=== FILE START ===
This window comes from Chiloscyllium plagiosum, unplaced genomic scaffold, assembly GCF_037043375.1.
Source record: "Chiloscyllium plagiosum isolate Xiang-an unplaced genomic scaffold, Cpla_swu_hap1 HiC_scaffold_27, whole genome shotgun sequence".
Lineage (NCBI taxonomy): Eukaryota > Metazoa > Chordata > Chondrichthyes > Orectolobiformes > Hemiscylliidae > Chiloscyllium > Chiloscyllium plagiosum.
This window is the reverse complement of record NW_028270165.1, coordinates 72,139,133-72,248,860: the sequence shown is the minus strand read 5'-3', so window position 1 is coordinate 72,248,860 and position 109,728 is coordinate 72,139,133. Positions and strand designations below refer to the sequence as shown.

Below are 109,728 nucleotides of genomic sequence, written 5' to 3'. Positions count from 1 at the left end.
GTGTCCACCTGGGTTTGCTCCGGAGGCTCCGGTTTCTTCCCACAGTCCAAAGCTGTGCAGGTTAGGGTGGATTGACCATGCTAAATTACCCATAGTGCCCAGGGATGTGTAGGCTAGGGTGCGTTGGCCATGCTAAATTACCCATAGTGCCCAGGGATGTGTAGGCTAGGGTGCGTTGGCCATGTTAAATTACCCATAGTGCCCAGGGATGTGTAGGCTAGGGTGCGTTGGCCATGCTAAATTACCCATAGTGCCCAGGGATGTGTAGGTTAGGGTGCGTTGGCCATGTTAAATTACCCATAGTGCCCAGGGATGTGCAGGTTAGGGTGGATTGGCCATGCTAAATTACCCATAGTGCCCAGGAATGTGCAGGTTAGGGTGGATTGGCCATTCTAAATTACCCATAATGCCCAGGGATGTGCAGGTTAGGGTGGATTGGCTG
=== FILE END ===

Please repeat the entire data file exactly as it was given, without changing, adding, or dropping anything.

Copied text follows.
This window comes from Chiloscyllium plagiosum, unplaced genomic scaffold, assembly GCF_037043375.1.
Source record: "Chiloscyllium plagiosum isolate Xiang-an unplaced genomic scaffold, Cpla_swu_hap1 HiC_scaffold_27, whole genome shotgun sequence".
Lineage (NCBI taxonomy): Eukaryota > Metazoa > Chordata > Chondrichthyes > Orectolobiformes > Hemiscylliidae > Chiloscyllium > Chiloscyllium plagiosum.
This window is the reverse complement of record NW_028270165.1, coordinates 72,139,133-72,248,860: the sequence shown is the minus strand read 5'-3', so window position 1 is coordinate 72,248,860 and position 109,728 is coordinate 72,139,133. Positions and strand designations below refer to the sequence as shown.

Below are 109,728 nucleotides of genomic sequence, written 5' to 3'. Positions count from 1 at the left end.
GTGTCCACCTGGGTTTGCTCCGGAGGCTCCGGTTTCTTCCCACAGTCCAAAGCTGTGCAGGTTAGGGTGGATTGACCATGCTAAATTACCCATAGTGCCCAGGGATGTGTAGGCTAGGGTGCGTTGGCCATGCTAAATTACCCATAGTGCCCAGGGATGTGTAGGCTAGGGTGCGTTGGCCATGTTAAATTACCCATAGTGCCCAGGGATGTGTAGGCTAGGGTGCGTTGGCCATGCTAAATTACCCATAGTGCCCAGGGATGTGTAGGTTAGGGTGCGTTGGCCATGTTAAATTACCCATAGTGCCCAGGGATGTGCAGGTTAGGGTGGATTGGCCATGCTAAATTACCCATAGTGCCCAGGAATGTGCAGGTTAGGGTGGATTGGCCATTCTAAATTACCCATAATGCCCAGGGATGTGCAGGTTAGGGTGGATTGGCTG